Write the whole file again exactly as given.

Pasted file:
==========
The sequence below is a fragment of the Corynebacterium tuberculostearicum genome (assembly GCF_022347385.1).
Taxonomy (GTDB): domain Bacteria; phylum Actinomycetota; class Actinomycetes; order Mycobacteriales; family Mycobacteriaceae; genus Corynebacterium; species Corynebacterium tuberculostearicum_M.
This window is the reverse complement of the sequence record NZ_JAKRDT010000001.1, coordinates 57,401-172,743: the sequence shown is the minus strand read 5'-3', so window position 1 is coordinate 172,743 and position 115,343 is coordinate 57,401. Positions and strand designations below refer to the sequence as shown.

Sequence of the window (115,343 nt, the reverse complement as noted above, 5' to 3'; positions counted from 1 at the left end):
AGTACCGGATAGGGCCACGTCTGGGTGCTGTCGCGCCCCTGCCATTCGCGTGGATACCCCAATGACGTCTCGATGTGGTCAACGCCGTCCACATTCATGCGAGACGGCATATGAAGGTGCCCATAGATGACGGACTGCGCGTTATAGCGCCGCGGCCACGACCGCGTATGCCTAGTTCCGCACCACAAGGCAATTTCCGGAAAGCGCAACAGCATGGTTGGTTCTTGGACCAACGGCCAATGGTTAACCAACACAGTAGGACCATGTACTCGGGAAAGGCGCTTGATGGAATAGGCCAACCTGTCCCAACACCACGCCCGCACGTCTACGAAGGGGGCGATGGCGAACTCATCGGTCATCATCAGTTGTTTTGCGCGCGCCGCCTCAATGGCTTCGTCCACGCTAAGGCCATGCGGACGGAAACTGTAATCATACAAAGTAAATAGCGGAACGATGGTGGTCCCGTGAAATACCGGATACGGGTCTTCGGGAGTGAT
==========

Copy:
The sequence below is a fragment of the Corynebacterium tuberculostearicum genome (assembly GCF_022347385.1).
Taxonomy (GTDB): domain Bacteria; phylum Actinomycetota; class Actinomycetes; order Mycobacteriales; family Mycobacteriaceae; genus Corynebacterium; species Corynebacterium tuberculostearicum_M.
This window is the reverse complement of the sequence record NZ_JAKRDT010000001.1, coordinates 57,401-172,743: the sequence shown is the minus strand read 5'-3', so window position 1 is coordinate 172,743 and position 115,343 is coordinate 57,401. Positions and strand designations below refer to the sequence as shown.

Sequence of the window (115,343 nt, the reverse complement as noted above, 5' to 3'; positions counted from 1 at the left end):
AGTACCGGATAGGGCCACGTCTGGGTGCTGTCGCGCCCCTGCCATTCGCGTGGATACCCCAATGACGTCTCGATGTGGTCAACGCCGTCCACATTCATGCGAGACGGCATATGAAGGTGCCCATAGATGACGGACTGCGCGTTATAGCGCCGCGGCCACGACCGCGTATGCCTAGTTCCGCACCACAAGGCAATTTCCGGAAAGCGCAACAGCATGGTTGGTTCTTGGACCAACGGCCAATGGTTAACCAACACAGTAGGACCATGTACTCGGGAAAGGCGCTTGATGGAATAGGCCAACCTGTCCCAACACCACGCCCGCACGTCTACGAAGGGGGCGATGGCGAACTCATCGGTCATCATCAGTTGTTTTGCGCGCGCCGCCTCAATGGCTTCGTCCACGCTAAGGCCATGCGGACGGAAACTGTAATCATACAAAGTAAATAGCGGAACGATGGTGGTCCCGTGAAATACCGGATACGGGTCTTCGGGAGTGAT